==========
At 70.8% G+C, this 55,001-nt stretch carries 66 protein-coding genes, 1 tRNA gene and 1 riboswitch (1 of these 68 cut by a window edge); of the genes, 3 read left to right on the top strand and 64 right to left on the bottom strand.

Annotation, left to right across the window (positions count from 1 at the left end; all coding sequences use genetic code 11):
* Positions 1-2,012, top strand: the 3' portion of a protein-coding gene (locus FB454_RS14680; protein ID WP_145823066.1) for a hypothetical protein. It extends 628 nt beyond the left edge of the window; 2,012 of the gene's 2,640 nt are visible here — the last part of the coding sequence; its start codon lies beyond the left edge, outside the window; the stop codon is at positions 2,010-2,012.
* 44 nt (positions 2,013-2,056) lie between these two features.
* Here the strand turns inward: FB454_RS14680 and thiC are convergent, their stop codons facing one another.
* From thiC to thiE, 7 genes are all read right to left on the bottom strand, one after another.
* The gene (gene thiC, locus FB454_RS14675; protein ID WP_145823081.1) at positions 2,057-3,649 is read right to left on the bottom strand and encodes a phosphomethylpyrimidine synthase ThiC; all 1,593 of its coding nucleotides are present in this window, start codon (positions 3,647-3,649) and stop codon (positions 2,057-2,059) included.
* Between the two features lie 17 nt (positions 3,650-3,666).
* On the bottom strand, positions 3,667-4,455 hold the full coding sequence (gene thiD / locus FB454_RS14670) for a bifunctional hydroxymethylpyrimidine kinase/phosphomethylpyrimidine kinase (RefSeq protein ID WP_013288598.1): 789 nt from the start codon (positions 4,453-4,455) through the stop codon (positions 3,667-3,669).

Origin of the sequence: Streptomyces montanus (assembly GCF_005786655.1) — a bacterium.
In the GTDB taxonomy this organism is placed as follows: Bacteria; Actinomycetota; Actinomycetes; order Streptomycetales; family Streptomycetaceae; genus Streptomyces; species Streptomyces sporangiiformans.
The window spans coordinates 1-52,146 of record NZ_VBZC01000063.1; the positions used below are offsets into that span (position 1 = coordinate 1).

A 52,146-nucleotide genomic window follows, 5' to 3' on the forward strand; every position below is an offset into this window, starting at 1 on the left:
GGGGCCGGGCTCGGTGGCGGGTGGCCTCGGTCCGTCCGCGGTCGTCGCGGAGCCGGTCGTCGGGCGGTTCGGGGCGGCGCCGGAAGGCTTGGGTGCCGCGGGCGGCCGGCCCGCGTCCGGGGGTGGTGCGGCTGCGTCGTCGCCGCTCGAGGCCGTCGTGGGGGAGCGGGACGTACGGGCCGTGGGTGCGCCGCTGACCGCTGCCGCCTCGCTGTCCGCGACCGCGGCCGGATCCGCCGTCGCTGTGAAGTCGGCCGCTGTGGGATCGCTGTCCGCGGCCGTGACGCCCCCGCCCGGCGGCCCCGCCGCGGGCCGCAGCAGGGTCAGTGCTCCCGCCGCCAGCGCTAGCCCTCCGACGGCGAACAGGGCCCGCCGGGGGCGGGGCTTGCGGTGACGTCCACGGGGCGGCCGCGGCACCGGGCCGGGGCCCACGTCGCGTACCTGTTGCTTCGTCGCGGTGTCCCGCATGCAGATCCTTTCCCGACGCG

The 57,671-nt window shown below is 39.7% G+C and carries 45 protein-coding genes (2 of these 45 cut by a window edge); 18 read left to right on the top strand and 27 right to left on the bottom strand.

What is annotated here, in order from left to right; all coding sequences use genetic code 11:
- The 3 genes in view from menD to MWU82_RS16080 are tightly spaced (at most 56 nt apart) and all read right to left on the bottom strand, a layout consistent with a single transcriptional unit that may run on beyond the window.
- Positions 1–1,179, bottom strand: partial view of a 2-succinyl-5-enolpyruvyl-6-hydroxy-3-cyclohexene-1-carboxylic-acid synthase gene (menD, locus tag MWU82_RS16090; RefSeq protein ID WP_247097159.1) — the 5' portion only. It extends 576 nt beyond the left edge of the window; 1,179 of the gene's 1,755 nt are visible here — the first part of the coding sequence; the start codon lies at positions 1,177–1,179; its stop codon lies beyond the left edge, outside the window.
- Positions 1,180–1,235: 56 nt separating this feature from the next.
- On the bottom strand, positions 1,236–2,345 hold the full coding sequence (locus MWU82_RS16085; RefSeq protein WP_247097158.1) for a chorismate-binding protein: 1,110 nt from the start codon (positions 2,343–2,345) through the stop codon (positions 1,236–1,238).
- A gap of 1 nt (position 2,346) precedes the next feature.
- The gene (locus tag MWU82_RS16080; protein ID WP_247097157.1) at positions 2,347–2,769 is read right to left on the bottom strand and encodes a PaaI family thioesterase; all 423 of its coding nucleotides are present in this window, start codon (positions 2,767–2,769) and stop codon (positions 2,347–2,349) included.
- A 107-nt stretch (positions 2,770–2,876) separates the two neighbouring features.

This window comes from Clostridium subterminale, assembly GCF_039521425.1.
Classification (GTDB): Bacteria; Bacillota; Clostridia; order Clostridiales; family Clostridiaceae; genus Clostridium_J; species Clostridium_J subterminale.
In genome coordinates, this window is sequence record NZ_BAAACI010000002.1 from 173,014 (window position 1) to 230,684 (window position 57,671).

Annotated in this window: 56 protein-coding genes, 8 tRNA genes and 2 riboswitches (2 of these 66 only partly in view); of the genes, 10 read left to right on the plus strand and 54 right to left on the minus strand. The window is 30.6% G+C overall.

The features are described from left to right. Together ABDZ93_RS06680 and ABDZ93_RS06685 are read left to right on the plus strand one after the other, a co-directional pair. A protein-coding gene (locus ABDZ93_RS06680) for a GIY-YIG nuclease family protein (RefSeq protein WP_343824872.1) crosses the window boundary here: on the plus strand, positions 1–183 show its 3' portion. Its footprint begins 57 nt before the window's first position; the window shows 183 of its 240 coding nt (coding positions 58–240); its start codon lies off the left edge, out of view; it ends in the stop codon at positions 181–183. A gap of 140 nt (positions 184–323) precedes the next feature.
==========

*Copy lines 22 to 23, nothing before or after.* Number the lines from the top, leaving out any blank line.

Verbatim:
- The gene (locus tag MWU82_RS16080; protein ID WP_247097157.1) at positions 2,347–2,769 is read right to left on the bottom strand and encodes a PaaI family thioesterase; all 423 of its coding nucleotides are present in this window, start codon (positions 2,767–2,769) and stop codon (positions 2,347–2,349) included.
- A 107-nt stretch (positions 2,770–2,876) separates the two neighbouring features.